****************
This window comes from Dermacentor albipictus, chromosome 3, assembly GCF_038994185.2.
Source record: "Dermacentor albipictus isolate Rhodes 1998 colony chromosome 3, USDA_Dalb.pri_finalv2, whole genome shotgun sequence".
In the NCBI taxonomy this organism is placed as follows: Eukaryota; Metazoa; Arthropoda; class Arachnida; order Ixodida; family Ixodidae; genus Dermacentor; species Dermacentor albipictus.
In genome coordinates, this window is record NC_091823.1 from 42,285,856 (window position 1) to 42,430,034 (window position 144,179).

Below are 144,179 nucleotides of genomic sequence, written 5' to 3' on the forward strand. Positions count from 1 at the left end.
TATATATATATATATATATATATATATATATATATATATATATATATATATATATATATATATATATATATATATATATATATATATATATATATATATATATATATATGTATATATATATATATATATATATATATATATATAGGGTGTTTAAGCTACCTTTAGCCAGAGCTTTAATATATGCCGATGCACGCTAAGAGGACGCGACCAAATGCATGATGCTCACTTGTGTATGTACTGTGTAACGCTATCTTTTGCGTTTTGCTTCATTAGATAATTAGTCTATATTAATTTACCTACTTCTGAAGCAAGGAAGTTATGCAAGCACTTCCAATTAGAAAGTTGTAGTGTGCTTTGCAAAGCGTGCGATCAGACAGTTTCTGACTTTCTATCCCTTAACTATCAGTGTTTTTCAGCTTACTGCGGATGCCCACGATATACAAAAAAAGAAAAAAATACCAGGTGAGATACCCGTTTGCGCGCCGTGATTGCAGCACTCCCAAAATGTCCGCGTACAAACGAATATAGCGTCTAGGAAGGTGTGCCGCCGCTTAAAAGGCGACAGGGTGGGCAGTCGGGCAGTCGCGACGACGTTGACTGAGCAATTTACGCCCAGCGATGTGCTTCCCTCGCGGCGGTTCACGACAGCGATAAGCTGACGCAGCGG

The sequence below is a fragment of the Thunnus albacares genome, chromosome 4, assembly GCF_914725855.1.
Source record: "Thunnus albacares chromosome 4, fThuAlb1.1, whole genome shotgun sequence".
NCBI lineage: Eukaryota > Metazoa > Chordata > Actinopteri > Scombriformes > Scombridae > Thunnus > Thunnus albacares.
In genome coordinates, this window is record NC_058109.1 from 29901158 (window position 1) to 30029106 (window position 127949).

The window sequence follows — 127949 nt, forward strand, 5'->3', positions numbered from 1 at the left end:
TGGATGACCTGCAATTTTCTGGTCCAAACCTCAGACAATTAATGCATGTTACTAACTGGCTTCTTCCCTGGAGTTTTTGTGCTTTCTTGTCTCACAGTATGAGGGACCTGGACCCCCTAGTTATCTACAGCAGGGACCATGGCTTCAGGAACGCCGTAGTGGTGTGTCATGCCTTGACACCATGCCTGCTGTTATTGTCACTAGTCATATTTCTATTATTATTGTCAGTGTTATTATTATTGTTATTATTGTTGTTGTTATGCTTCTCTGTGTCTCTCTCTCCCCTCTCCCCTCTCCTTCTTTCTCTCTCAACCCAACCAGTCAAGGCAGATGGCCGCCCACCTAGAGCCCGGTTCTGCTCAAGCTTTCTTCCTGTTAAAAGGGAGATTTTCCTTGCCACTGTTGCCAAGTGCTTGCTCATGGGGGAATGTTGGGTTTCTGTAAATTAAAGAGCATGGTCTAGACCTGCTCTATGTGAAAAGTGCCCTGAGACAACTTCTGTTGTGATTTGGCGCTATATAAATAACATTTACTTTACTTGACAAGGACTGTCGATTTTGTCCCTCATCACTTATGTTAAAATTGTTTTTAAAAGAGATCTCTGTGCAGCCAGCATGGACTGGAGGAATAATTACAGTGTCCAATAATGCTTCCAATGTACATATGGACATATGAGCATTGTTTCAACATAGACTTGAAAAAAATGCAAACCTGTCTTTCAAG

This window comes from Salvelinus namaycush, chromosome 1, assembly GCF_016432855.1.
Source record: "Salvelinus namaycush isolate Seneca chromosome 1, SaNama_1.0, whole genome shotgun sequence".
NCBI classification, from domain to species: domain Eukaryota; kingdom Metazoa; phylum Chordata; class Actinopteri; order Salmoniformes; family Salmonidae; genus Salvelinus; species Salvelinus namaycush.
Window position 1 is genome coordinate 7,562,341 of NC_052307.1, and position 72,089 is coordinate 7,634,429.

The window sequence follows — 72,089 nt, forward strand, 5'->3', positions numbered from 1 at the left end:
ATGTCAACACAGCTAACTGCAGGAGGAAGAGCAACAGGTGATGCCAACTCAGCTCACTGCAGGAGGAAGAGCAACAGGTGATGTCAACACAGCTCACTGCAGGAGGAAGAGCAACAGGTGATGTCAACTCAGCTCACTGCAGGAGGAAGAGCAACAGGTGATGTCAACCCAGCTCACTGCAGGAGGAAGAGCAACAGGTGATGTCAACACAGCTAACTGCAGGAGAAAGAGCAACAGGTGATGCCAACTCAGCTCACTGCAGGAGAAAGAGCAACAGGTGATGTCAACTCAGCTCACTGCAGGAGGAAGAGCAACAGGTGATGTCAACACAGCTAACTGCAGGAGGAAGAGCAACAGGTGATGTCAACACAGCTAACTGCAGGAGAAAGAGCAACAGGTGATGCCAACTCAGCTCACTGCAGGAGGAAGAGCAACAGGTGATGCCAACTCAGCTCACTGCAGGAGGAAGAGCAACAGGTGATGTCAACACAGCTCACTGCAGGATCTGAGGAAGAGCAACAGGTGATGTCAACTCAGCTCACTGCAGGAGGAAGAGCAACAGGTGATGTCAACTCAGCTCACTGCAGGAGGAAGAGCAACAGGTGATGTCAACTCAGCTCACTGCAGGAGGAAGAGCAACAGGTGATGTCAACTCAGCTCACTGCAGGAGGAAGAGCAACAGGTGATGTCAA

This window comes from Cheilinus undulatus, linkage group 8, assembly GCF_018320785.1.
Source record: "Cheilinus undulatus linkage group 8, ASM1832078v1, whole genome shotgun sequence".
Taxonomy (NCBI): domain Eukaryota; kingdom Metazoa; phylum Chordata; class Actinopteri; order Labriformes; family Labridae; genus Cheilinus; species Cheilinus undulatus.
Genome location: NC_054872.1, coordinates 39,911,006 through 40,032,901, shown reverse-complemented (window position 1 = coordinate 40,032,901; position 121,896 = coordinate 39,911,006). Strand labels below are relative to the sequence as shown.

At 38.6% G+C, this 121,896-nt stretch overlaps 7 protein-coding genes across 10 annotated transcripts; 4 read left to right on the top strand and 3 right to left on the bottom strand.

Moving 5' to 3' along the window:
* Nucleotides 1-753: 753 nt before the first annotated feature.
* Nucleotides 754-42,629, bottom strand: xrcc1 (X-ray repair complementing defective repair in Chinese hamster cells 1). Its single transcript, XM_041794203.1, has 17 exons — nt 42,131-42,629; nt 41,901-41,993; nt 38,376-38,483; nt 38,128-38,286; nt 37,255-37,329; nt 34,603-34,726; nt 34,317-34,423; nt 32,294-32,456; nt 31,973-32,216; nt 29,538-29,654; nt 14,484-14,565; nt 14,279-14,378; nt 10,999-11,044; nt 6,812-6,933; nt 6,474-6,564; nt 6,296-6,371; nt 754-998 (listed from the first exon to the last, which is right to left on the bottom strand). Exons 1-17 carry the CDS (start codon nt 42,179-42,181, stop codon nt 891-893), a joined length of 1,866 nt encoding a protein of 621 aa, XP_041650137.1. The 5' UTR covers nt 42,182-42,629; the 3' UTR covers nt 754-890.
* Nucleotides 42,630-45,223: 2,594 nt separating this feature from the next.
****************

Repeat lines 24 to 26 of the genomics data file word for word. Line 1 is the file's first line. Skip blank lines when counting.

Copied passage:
Moving 5' to 3' along the window:
* Nucleotides 1-753: 753 nt before the first annotated feature.
* Nucleotides 754-42,629, bottom strand: xrcc1 (X-ray repair complementing defective repair in Chinese hamster cells 1). Its single transcript, XM_041794203.1, has 17 exons — nt 42,131-42,629; nt 41,901-41,993; nt 38,376-38,483; nt 38,128-38,286; nt 37,255-37,329; nt 34,603-34,726; nt 34,317-34,423; nt 32,294-32,456; nt 31,973-32,216; nt 29,538-29,654; nt 14,484-14,565; nt 14,279-14,378; nt 10,999-11,044; nt 6,812-6,933; nt 6,474-6,564; nt 6,296-6,371; nt 754-998 (listed from the first exon to the last, which is right to left on the bottom strand). Exons 1-17 carry the CDS (start codon nt 42,179-42,181, stop codon nt 891-893), a joined length of 1,866 nt encoding a protein of 621 aa, XP_041650137.1. The 5' UTR covers nt 42,182-42,629; the 3' UTR covers nt 754-890.